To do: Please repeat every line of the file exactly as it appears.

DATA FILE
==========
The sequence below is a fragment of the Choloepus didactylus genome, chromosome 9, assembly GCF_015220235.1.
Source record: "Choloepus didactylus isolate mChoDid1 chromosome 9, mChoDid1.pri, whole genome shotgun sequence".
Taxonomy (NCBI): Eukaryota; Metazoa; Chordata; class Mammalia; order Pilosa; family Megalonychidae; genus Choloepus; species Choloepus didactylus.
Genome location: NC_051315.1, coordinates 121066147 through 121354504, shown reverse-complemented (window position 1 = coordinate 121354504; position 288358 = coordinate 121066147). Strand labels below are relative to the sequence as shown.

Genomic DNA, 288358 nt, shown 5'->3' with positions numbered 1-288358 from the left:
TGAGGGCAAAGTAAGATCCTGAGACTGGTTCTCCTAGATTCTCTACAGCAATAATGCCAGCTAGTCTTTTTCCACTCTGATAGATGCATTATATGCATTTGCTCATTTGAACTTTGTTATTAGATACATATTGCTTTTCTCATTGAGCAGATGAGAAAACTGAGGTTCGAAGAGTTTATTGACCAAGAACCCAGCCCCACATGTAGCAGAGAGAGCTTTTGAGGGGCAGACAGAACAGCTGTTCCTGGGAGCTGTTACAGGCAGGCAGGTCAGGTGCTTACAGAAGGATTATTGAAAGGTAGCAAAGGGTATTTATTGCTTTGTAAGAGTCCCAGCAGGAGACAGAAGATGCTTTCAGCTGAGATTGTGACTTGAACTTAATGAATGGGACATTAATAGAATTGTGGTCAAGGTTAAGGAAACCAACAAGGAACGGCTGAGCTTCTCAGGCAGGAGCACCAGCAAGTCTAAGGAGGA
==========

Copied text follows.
The sequence below is a fragment of the Choloepus didactylus genome, chromosome 9, assembly GCF_015220235.1.
Source record: "Choloepus didactylus isolate mChoDid1 chromosome 9, mChoDid1.pri, whole genome shotgun sequence".
Taxonomy (NCBI): Eukaryota; Metazoa; Chordata; class Mammalia; order Pilosa; family Megalonychidae; genus Choloepus; species Choloepus didactylus.
Genome location: NC_051315.1, coordinates 121066147 through 121354504, shown reverse-complemented (window position 1 = coordinate 121354504; position 288358 = coordinate 121066147). Strand labels below are relative to the sequence as shown.

Genomic DNA, 288358 nt, shown 5'->3' with positions numbered 1-288358 from the left:
TGAGGGCAAAGTAAGATCCTGAGACTGGTTCTCCTAGATTCTCTACAGCAATAATGCCAGCTAGTCTTTTTCCACTCTGATAGATGCATTATATGCATTTGCTCATTTGAACTTTGTTATTAGATACATATTGCTTTTCTCATTGAGCAGATGAGAAAACTGAGGTTCGAAGAGTTTATTGACCAAGAACCCAGCCCCACATGTAGCAGAGAGAGCTTTTGAGGGGCAGACAGAACAGCTGTTCCTGGGAGCTGTTACAGGCAGGCAGGTCAGGTGCTTACAGAAGGATTATTGAAAGGTAGCAAAGGGTATTTATTGCTTTGTAAGAGTCCCAGCAGGAGACAGAAGATGCTTTCAGCTGAGATTGTGACTTGAACTTAATGAATGGGACATTAATAGAATTGTGGTCAAGGTTAAGGAAACCAACAAGGAACGGCTGAGCTTCTCAGGCAGGAGCACCAGCAAGTCTAAGGAGGA